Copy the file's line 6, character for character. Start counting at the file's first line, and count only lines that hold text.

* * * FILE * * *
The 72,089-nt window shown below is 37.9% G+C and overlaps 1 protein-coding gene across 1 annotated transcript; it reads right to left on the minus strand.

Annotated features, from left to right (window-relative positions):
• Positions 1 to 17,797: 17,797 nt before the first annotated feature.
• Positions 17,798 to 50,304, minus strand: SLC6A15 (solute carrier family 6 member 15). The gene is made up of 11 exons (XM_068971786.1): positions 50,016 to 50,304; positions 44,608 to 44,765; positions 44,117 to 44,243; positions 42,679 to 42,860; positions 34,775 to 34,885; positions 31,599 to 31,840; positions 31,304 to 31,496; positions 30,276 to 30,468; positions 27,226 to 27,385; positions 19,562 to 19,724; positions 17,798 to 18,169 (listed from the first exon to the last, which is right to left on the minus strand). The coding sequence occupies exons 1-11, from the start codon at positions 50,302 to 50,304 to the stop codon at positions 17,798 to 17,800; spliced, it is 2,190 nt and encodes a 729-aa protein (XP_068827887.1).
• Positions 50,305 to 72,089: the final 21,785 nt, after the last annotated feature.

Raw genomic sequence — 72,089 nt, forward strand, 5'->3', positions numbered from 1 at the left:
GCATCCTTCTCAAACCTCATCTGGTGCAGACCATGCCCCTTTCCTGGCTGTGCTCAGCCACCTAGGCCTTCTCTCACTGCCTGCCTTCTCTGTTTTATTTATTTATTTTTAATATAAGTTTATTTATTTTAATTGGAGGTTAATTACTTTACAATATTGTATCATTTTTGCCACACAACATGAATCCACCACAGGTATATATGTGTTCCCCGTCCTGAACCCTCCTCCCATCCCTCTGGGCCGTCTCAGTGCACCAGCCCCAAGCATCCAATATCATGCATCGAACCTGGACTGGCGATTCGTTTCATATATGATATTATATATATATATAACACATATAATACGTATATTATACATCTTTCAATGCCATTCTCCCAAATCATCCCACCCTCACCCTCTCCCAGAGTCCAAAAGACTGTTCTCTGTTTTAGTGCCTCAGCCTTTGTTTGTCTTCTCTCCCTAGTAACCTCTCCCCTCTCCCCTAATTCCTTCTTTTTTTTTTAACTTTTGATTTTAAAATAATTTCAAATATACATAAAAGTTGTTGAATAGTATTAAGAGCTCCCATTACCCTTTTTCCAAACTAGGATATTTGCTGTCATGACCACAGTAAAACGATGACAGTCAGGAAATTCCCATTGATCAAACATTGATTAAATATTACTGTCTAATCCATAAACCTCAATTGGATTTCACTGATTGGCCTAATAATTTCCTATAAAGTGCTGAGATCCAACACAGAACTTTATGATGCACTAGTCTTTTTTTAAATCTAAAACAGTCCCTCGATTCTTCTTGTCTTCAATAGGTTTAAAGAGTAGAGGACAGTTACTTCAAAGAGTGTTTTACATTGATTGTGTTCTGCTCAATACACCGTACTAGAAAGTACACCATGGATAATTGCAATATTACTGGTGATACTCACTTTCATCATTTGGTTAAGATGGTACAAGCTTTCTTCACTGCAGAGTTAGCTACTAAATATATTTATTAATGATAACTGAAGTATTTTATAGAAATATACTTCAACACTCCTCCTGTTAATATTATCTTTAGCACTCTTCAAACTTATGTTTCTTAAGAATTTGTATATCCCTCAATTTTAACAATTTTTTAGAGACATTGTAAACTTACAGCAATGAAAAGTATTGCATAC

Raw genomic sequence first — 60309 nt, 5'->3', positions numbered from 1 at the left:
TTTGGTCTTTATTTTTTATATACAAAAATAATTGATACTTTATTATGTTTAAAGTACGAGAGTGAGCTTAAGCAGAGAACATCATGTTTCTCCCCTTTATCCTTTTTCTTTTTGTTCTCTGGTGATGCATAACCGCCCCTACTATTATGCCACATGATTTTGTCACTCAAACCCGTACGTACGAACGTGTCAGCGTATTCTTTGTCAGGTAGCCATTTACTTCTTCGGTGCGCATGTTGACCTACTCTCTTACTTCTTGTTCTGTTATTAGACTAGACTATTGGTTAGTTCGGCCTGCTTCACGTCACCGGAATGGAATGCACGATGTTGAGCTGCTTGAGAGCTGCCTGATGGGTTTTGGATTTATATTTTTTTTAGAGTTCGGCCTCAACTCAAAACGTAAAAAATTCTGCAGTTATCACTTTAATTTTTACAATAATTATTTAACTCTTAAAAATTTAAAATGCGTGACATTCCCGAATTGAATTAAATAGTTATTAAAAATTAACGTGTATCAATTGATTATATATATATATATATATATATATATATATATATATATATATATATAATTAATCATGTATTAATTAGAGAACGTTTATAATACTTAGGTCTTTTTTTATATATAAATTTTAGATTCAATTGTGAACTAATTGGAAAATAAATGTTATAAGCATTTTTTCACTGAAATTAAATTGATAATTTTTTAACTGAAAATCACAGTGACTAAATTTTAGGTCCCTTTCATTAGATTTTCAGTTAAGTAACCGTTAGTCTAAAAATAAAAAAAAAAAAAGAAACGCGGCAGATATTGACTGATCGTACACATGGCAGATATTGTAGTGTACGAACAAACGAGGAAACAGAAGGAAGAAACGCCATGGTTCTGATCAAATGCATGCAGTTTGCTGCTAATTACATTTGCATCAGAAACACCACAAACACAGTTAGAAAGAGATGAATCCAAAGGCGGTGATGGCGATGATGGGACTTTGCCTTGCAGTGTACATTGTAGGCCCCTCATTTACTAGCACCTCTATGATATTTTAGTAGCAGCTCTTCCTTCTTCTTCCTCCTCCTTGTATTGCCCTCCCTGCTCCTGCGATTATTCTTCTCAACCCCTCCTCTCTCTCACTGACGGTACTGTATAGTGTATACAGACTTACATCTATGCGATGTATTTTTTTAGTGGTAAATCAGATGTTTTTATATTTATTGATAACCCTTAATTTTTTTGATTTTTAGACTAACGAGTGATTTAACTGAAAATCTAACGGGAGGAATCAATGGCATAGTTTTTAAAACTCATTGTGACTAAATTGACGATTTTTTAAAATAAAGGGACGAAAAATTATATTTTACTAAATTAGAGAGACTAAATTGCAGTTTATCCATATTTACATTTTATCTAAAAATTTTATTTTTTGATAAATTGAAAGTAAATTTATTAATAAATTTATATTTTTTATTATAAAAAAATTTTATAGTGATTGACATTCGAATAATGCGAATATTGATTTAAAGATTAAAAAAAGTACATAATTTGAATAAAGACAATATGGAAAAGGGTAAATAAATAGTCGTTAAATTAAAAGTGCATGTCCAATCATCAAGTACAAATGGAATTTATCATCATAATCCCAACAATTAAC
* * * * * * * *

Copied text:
Raw genomic sequence — 72,089 nt, forward strand, 5'->3', positions numbered from 1 at the left: